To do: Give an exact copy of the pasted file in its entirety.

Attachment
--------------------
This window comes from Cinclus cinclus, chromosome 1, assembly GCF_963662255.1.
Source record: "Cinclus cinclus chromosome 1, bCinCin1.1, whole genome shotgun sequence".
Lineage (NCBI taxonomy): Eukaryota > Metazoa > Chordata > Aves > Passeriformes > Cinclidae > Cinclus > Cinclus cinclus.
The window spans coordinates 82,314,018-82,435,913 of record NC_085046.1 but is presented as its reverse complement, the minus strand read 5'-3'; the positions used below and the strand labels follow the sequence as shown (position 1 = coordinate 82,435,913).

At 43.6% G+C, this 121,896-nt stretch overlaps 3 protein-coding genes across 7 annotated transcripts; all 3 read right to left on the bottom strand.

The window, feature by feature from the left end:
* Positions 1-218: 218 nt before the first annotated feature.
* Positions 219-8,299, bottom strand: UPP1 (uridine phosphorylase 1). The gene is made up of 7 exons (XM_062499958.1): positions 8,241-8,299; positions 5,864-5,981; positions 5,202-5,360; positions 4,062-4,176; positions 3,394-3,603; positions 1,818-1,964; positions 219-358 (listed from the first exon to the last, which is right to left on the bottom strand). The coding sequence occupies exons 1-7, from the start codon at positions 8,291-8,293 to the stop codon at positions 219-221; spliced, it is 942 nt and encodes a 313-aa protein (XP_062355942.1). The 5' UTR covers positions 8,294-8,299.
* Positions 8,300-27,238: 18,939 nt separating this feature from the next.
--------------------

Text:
This window comes from Cinclus cinclus, chromosome 1, assembly GCF_963662255.1.
Source record: "Cinclus cinclus chromosome 1, bCinCin1.1, whole genome shotgun sequence".
Lineage (NCBI taxonomy): Eukaryota > Metazoa > Chordata > Aves > Passeriformes > Cinclidae > Cinclus > Cinclus cinclus.
The window spans coordinates 82,314,018-82,435,913 of record NC_085046.1 but is presented as its reverse complement, the minus strand read 5'-3'; the positions used below and the strand labels follow the sequence as shown (position 1 = coordinate 82,435,913).

At 43.6% G+C, this 121,896-nt stretch overlaps 3 protein-coding genes across 7 annotated transcripts; all 3 read right to left on the bottom strand.

The window, feature by feature from the left end:
* Positions 1-218: 218 nt before the first annotated feature.
* Positions 219-8,299, bottom strand: UPP1 (uridine phosphorylase 1). The gene is made up of 7 exons (XM_062499958.1): positions 8,241-8,299; positions 5,864-5,981; positions 5,202-5,360; positions 4,062-4,176; positions 3,394-3,603; positions 1,818-1,964; positions 219-358 (listed from the first exon to the last, which is right to left on the bottom strand). The coding sequence occupies exons 1-7, from the start codon at positions 8,291-8,293 to the stop codon at positions 219-221; spliced, it is 942 nt and encodes a 313-aa protein (XP_062355942.1). The 5' UTR covers positions 8,294-8,299.
* Positions 8,300-27,238: 18,939 nt separating this feature from the next.